Jump to content
William Maley

Afterthoughts: All Eyes On (Model) 3

Recommended Posts

In the coming months, one of the most anticipated and important vehicles will begin rolling off the production line. The Tesla Model 3 has a lot riding on it as there are over 370,000 pre-orders for the upcoming entry-level model. This is the vehicle that can either make or break the company.

So it seems quite interesting that Tesla is trying to pull attention away from this important model. During Tesla’s first-quarter earnings call, CEO Elon Musk expressed dismay at the lack of attention given to their flagship sedan, the Model S. 

"We have seen some impact of Model S orders as a function of people being confused" that Model 3 is the upgrade to Model S, Musk said on a conference call.

"We want to be super clear that Model 3 is not version 3 of our car. Model 3 is essentially a smaller, more affordable version of the Model S with fewer features,” Musk went on to say.

But why is Musk trying to put the spotlight back on the Model S? One only needs to look at the customer deposits for the Model S and X. In the first quarter, deposits on both models dropped 7 percent. The Model S is also getting up there in age. Let us not forget that Model S was first shown back in 2009 and didn’t enter production till 2012. Despite the numerous over-the-air updates with new technology features such as Autopilot and upgrades to the powertrain, it is still the same vehicle we saw many moons ago. Considering the types of models the Model S competes against, this isn’t a good thing.

Still, the Model 3 is the current sweetheart of Tesla whether they want it to be not. Unknowingly at the time when the world to the Model 3 back in 2015, Elon Musk had opened a Pandora’s Box. Many people like Tesla because they are not like your standard automaker and this has garnered the company a cult of personality that is more common with Apple or Google, not an automaker. When the Model 3 was shown and price tag revealed to be $35,000 (without federal and state tax incentives), everyone went crazy. People who envied those with either a Model S or X would now be able to join the cool kids and enjoy the perks of owning a Tesla.

With all of these pre-orders, Tesla has to get these models out quickly or face the wrath of angry buyers. But there are some serious concerns as to whether or not Tesla can meet it. For one, the company has a long track record of missing production dates. Remember how the Model X was supposed to come out in early-2014? Thanks to a number of delays, Model X production didn’t begin until the fall of 2015. But Tesla believes they have a solution to get the Model 3 in production on time.

Quote

“Reuters reports that Tesla is skipping a step most automakers undertake when producing a new vehicle. Prototype tools are bought in on the production line to help determine issues in terms of fit and finish. Once these issues are worked out, the prototype tools are scrapped and automakers place orders for permanent and expensive tools. But Musk told investors last month, Tesla was jumping into the permanent and expensive part first so they can meet their self-imposed volume production deadline of September.” - Tesla's Big Gamble With Model 3 Production, April 26, 2017

 

Tesla’s reasoning for skipping this step is that it brought a number of problems for the launch of the Model X. According to a source speaking to Reuters, “Tesla was unable to take any of the lessons learned from this before ordering the final production tooling,” due to a tight production deadline.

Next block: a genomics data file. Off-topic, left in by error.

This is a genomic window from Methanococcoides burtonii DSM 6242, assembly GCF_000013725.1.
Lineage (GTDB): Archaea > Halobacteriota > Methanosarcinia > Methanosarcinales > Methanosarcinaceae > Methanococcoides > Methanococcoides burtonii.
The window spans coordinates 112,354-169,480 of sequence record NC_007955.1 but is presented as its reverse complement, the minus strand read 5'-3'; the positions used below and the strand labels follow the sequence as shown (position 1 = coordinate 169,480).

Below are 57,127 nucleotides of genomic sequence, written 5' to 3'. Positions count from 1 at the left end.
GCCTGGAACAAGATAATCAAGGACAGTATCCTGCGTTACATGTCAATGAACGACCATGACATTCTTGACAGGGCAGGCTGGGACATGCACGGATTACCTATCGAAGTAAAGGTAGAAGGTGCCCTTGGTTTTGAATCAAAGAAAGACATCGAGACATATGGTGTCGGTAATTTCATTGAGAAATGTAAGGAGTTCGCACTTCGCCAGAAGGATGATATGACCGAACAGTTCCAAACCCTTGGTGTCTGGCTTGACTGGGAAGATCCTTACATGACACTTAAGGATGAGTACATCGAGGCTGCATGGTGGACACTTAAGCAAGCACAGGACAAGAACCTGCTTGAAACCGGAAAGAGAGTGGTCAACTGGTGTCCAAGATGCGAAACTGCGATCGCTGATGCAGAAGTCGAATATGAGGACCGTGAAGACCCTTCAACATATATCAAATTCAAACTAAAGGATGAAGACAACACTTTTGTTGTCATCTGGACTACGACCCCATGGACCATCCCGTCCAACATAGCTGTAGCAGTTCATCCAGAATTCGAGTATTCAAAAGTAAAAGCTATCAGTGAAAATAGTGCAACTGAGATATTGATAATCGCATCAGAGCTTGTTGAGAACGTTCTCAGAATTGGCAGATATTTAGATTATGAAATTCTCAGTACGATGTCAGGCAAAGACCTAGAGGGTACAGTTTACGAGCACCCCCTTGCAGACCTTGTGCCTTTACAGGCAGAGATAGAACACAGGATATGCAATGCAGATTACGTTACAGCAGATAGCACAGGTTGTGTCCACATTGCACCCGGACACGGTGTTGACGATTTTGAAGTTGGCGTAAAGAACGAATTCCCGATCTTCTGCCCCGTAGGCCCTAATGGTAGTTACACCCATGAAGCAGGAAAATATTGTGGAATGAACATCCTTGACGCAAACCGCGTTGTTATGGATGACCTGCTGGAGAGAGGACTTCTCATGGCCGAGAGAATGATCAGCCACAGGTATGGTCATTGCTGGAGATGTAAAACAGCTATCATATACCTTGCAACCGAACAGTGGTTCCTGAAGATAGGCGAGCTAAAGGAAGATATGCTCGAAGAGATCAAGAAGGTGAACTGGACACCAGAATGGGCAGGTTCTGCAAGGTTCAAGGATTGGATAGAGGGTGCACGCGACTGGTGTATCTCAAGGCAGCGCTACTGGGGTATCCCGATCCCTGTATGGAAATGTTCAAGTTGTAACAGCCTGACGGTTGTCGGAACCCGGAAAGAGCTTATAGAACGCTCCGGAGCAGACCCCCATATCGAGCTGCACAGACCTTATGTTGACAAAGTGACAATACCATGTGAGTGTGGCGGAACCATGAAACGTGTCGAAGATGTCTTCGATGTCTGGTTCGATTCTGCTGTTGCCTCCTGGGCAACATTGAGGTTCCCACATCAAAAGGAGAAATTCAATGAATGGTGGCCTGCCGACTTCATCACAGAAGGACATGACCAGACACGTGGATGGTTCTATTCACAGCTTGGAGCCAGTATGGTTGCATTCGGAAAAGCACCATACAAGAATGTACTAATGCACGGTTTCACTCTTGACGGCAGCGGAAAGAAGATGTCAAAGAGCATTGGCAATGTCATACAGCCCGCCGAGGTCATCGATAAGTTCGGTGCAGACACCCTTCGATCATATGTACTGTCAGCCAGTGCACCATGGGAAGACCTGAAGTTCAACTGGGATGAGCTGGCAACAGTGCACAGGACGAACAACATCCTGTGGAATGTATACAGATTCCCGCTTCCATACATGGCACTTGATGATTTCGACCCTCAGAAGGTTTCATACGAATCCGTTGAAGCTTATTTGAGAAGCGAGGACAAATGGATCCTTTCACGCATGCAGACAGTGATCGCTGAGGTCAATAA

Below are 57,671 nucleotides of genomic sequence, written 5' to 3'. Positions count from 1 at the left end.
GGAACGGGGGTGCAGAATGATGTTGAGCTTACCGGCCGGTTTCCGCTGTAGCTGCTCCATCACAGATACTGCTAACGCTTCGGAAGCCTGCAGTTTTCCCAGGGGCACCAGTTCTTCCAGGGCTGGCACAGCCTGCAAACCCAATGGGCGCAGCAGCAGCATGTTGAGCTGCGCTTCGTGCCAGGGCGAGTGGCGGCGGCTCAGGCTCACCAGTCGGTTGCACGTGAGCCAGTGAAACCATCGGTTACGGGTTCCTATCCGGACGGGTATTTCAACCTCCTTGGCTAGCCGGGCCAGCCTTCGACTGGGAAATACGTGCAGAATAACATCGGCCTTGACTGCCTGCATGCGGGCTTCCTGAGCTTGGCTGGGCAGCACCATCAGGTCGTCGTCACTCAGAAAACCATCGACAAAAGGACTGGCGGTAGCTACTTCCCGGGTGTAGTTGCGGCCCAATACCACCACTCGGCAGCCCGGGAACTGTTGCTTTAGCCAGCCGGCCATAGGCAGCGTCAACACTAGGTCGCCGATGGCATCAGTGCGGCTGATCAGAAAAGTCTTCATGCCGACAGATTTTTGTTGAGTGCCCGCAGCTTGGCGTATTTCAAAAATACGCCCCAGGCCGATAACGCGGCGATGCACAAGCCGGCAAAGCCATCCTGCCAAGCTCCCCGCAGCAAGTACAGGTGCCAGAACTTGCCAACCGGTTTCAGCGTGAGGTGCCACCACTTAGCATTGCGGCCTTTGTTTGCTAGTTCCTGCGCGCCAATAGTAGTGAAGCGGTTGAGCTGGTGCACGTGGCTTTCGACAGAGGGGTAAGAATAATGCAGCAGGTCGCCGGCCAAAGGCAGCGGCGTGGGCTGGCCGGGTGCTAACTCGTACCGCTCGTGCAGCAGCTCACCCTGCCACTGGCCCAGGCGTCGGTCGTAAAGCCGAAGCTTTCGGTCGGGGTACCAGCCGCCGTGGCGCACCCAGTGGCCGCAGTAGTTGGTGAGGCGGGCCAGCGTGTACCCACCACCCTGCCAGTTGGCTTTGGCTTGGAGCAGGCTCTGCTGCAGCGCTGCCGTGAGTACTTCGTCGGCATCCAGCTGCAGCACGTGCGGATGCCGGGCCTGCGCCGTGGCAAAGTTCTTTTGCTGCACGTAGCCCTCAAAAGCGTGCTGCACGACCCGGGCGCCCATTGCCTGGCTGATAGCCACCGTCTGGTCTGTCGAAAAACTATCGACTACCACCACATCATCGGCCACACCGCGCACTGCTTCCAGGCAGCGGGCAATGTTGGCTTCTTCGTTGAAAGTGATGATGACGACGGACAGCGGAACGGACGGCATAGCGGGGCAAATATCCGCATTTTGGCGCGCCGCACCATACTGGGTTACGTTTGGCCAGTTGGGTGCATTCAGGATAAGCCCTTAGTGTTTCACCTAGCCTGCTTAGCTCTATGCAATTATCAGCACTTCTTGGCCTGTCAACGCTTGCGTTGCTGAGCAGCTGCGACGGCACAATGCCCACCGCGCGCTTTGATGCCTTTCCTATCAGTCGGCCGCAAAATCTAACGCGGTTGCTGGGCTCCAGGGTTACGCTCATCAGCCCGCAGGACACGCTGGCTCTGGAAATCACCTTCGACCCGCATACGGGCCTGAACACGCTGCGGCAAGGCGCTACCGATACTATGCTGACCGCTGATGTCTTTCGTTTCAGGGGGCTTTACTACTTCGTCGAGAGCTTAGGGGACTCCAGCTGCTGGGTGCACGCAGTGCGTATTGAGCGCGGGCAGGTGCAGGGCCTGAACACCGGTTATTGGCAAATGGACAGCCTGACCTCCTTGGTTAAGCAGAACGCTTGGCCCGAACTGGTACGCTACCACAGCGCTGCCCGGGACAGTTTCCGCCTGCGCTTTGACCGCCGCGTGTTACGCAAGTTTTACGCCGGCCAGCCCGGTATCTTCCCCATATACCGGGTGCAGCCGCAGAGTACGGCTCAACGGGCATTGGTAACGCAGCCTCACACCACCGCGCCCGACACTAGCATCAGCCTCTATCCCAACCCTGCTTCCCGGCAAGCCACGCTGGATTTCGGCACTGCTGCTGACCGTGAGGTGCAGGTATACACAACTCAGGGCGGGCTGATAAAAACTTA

"Soft tooling did very little for the program and arguably hurt things," said the source.

One only needs to do a quick Google search on Model X issues to see a long list that includes massive gaps with the body panels and the futuristic Falcon Doors malfunctioning. But this is nothing new. Tesla’s build quality issues have been around for awhile and they still haven’t gotten them fully ironed out on either model. This isn’t a good sign when you’re getting to launch a model that will be produced in large quantities.

If there is one thing that Tesla has proven time and time again, it has been their resilience. Despite the bad news or fault, they have always seemed to find a way out. The Model 3 will be the ultimate test of their resilience. If they can pull off the launch of the Model 3 with only a few hiccups, then it would propel the company towards a higher place. But one massive screw-up or miscalculation could put Tesla in a difficult spot, one they might not be able to get out.

It makes sense that Elon Musk is trying to draw the attention away from the Model 3, but it is too late. The pandora's box has been opened and there is no way it can be shut. All eyes on are the Model 3 and Tesla just needs to ride it out.


View full article

Share this post


Link to post
Share on other sites

Oops. Overpromising then underdelivering are never the right things to do.  I am sure they will figure all of this out, but car building is actually hard to do.  How Musk and Tesla deal with this kind of adversity will tell us whether Tesla itself will be truly viable or ends up more like a passing fad.

Share this post


Link to post
Share on other sites

Sounds like people better get prepared for a slip in the actual building and delivery of the Tesla 3. I question if they actually build and ship 25K this year.

Share this post


Link to post
Share on other sites

Create an account or sign in to comment

You need to be a member in order to leave a comment

Create an account

Sign up for a new account in our community. It's easy!

Register a new account

Sign in

Already have an account? Sign in here.

Sign In Now

  • Who's Online   1 Member, 0 Anonymous, 56 Guests (See full list)



  • Social Stream

  • Similar Content

    • By Drew Dowdell
      Back in 2017, the NHTSA released a report on the safety of Tesla's Autopilot system after the fatal crash of a Tesla owner in 2016. That report claimed that the use of Autopilot, or more precisely the lane-keeping function called Autosteer, reduced crash rates by 40%. 
      In that original crash, the owner repeatedly ignored warnings to resume manual control of the vehicle.  Critics questioned whether Autopilot was encouraging drivers to pay less attention to the road.  The NHTSA report appeared to put those concerns to rest.
      Later, when a second driver died in an Autopilot related accident, Tesla CEO Elon Musk pointed to the NHTSA study and the 40% increase in safety claim. Now, 2 years after the original report. According to a report by Arstechnica, a third party has analyzed the data and found the 40% claim to be bogus.